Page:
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Guttate Psoriasis Symptoms

An estimated 8 million Americans have psoriasis, making it the most prevalent autoimmune disorder in the country. It comes in a variety of forms that are unique in how they look and their effects on your overall health and quality of life. Guttate psoriasis, which is the second most common form of psoriasis, has slightly different symptoms from other forms. Let’s take a closer look at the most common signs and symptoms of guttate psoriasis.

What is Psoriasis?

Psoriasis is an autoimmune disorder characterized by a sudden speed up in the lifecycle of your skin cells. This results in dry, scaly patches of skin that are often itchy, inflamed, and uncomfortable. These patches, often referred to as plaques, can appear anywhere on the skin, though they are more common on the knees, elbow, and scalp.

What is Guttate Psoriasis?

Guttate psoriasis is the second most common type of psoriasis after plaque psoriasis. Guttate psoriasis more often starts in childhood or young adulthood and often follows a bacterial infection such as strep throat . About 10 percent of all people who have psoriasis develop guttate psoriasis. People can just have guttate psoriasis alone or they may have more than one type of psoriasis at a time which could include as plaque, guttate or inverse psoriasis.

Guttate Psoriasis Symptoms and Signs

Much like all other forms of psoriasis, guttate involves the formation of lesions on your skin. However, plaque psoriasis lesions are often thick, raised, and large. Guttate psoriasis lesions are small and red and more plentiful, often numbering in the hundreds. Guttate actually comes from the Latin word for “drop.” Here it refers to the small, red, water droplet-shaped lesions. These lesions most often appear on the trunk, arms, and legs, though they can appear on the scalp, face, and ears. Lesions can be dry to the point of cracking and bleeding. The lesions can also be intensely itchy.

Guttate psoriasis can precede or even coexist with other types of psoriasis. You may experience general soreness or a burning sensation in your lesions. Psoriasis may also result in nails appearing pitted, ridged, or deformed, possibly even raising from the nail bed. An estimated 30 percent of people with psoriasis will also eventually develop psoriatic arthritis, which results in stiff, swollen joints.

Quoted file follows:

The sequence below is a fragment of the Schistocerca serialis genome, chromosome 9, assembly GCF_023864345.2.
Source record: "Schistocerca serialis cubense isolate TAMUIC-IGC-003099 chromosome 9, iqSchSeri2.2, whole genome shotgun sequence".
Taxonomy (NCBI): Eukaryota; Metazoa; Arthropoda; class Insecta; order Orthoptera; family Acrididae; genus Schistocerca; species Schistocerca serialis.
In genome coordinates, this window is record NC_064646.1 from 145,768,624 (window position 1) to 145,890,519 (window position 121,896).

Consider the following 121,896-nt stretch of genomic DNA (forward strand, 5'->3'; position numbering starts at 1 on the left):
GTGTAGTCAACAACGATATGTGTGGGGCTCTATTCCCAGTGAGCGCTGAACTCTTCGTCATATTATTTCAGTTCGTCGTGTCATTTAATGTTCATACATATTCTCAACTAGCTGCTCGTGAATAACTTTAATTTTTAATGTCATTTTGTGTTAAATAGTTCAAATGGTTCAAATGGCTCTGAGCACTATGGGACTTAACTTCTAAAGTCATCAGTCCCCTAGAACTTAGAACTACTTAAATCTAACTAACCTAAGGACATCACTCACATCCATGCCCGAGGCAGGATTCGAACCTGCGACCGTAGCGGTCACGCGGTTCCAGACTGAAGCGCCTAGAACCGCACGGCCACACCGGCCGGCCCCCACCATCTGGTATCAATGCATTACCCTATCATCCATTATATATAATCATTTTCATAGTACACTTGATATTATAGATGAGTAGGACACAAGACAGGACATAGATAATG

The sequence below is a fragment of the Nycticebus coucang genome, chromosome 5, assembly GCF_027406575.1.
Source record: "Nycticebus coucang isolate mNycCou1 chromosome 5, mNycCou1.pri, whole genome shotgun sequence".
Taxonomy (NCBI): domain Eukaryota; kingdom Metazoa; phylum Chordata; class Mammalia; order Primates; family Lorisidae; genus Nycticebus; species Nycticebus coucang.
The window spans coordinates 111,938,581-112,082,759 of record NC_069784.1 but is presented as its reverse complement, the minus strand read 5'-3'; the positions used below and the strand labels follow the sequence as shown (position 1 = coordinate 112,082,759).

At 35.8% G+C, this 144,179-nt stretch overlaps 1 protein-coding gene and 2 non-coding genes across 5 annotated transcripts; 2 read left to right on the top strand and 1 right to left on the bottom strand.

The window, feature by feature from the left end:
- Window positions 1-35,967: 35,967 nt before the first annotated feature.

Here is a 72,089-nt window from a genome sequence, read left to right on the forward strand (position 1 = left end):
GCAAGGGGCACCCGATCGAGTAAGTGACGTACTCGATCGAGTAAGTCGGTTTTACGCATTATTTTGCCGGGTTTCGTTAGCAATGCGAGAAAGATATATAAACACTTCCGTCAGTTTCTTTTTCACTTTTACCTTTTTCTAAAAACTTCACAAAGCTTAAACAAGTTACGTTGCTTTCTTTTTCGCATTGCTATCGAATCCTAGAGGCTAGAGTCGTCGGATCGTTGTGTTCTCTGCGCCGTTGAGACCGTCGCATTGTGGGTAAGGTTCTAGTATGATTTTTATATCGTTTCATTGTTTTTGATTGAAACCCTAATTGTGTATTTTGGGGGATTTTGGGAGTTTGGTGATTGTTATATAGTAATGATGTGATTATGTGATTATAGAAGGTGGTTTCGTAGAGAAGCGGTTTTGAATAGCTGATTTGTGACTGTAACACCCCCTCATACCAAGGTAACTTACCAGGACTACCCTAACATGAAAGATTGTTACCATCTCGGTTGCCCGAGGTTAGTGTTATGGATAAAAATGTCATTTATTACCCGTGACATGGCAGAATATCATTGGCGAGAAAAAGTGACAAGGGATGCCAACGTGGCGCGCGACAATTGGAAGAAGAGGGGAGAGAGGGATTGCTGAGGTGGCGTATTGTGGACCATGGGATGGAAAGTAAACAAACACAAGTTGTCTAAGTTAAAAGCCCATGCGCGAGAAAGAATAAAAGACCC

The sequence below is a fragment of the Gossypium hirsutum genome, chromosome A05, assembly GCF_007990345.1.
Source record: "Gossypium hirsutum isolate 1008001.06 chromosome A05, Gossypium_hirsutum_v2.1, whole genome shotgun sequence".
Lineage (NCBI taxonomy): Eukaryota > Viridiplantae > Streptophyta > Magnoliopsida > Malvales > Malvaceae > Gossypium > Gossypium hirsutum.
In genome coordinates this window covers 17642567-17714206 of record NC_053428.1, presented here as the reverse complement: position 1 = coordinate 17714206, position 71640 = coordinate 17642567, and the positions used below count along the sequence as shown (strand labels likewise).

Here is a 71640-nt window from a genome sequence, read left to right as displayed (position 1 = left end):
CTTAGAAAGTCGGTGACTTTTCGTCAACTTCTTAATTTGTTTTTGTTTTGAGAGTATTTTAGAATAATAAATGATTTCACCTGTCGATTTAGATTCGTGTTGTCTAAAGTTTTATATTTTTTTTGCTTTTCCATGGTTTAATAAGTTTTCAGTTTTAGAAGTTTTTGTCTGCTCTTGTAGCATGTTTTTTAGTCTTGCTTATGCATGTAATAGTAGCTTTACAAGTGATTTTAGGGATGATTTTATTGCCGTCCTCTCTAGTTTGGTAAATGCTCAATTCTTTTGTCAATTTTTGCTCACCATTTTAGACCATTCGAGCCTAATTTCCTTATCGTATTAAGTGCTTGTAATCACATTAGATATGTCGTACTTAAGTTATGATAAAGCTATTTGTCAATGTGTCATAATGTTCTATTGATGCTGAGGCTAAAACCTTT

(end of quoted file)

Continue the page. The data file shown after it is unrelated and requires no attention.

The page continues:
Symptoms of guttate psoriasis tend to act in cycles. You may get a flare-up of lesions lasting a few weeks or months before it subsides or goes into remission for a longer period of time. The severity of the symptoms can also vary from person to person.

Treatment for Guttate Psoriasis

The bad news is that there currently is no cure for psoriasis. The good news is that guttate psoriasis tends to go away after about two to three weeks on average, and treatments are available that are designed to ease or reduce symptoms and ensure your general comfort.

Topical treatments, which includes over-the-counter creams and gels, tend to be the first line of defense for guttate psoriasis treatment. Most topical creams for treating psoriasis contain coal tar or salicylic acid. Salicylic acid can help your skin shed excess dead skin cells while softening existing scales. Coal tar can also help shed skin cells while slowing down the growth of new skin cells. For mild cases, topicals may be enough to reduce guttate psoriasis symptoms significantly. However, the main issue with topical creams, specifically for guttate psoriasis, is that applying them to multiple small lesions all over the body can be tedious.

Along with topical creams, your doctor may recommend phototherapy, which comprises the use of controlled exposure to UV light to slow down skin cell growth. Phototherapy comes in various forms and is usually performed in the doctor’s office.

Systemic medication, which refers to prescription drugs taken orally or injected, are usually only reserved for more severe cases where guttate psoriasis has been unresponsive to other forms of medication. Systemic medication is highly effective. A short course is often enough to quickly and thoroughly clear up lesions and symptoms. However, these medications often come with severe side effects, hence why their use should be limited.

Identifying the symptoms is the first part of a proper diagnosis. Once you recognize the signs and symptoms, you can consult your doctor and begin the steps toward treatment.